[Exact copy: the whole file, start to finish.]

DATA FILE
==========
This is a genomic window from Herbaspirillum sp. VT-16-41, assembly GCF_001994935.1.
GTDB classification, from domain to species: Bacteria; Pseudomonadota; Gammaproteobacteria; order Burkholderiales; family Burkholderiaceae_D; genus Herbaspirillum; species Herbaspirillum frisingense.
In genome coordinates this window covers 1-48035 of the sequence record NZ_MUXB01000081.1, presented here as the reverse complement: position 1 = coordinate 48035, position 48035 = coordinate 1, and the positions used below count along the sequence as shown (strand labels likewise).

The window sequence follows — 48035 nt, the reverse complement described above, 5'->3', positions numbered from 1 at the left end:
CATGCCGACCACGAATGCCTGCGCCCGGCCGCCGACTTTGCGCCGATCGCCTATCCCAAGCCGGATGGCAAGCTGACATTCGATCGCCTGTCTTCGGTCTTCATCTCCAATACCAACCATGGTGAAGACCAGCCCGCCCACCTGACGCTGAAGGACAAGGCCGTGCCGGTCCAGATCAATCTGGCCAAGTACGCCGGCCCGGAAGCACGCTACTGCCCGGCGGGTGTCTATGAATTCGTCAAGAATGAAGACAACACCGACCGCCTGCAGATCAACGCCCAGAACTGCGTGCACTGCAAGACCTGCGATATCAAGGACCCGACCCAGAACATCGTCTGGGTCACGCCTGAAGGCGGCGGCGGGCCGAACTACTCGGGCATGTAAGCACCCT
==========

This is a genomic window from Herbaspirillum sp. VT-16-41, assembly GCF_001994935.1.
GTDB classification, from domain to species: Bacteria; Pseudomonadota; Gammaproteobacteria; order Burkholderiales; family Burkholderiaceae_D; genus Herbaspirillum; species Herbaspirillum frisingense.
In genome coordinates this window covers 1-48035 of the sequence record NZ_MUXB01000081.1, presented here as the reverse complement: position 1 = coordinate 48035, position 48035 = coordinate 1, and the positions used below count along the sequence as shown (strand labels likewise).

The window sequence follows — 48035 nt, the reverse complement described above, 5'->3', positions numbered from 1 at the left end:
CATGCCGACCACGAATGCCTGCGCCCGGCCGCCGACTTTGCGCCGATCGCCTATCCCAAGCCGGATGGCAAGCTGACATTCGATCGCCTGTCTTCGGTCTTCATCTCCAATACCAACCATGGTGAAGACCAGCCCGCCCACCTGACGCTGAAGGACAAGGCCGTGCCGGTCCAGATCAATCTGGCCAAGTACGCCGGCCCGGAAGCACGCTACTGCCCGGCGGGTGTCTATGAATTCGTCAAGAATGAAGACAACACCGACCGCCTGCAGATCAACGCCCAGAACTGCGTGCACTGCAAGACCTGCGATATCAAGGACCCGACCCAGAACATCGTCTGGGTCACGCCTGAAGGCGGCGGCGGGCCGAACTACTCGGGCATGTAAGCACCCT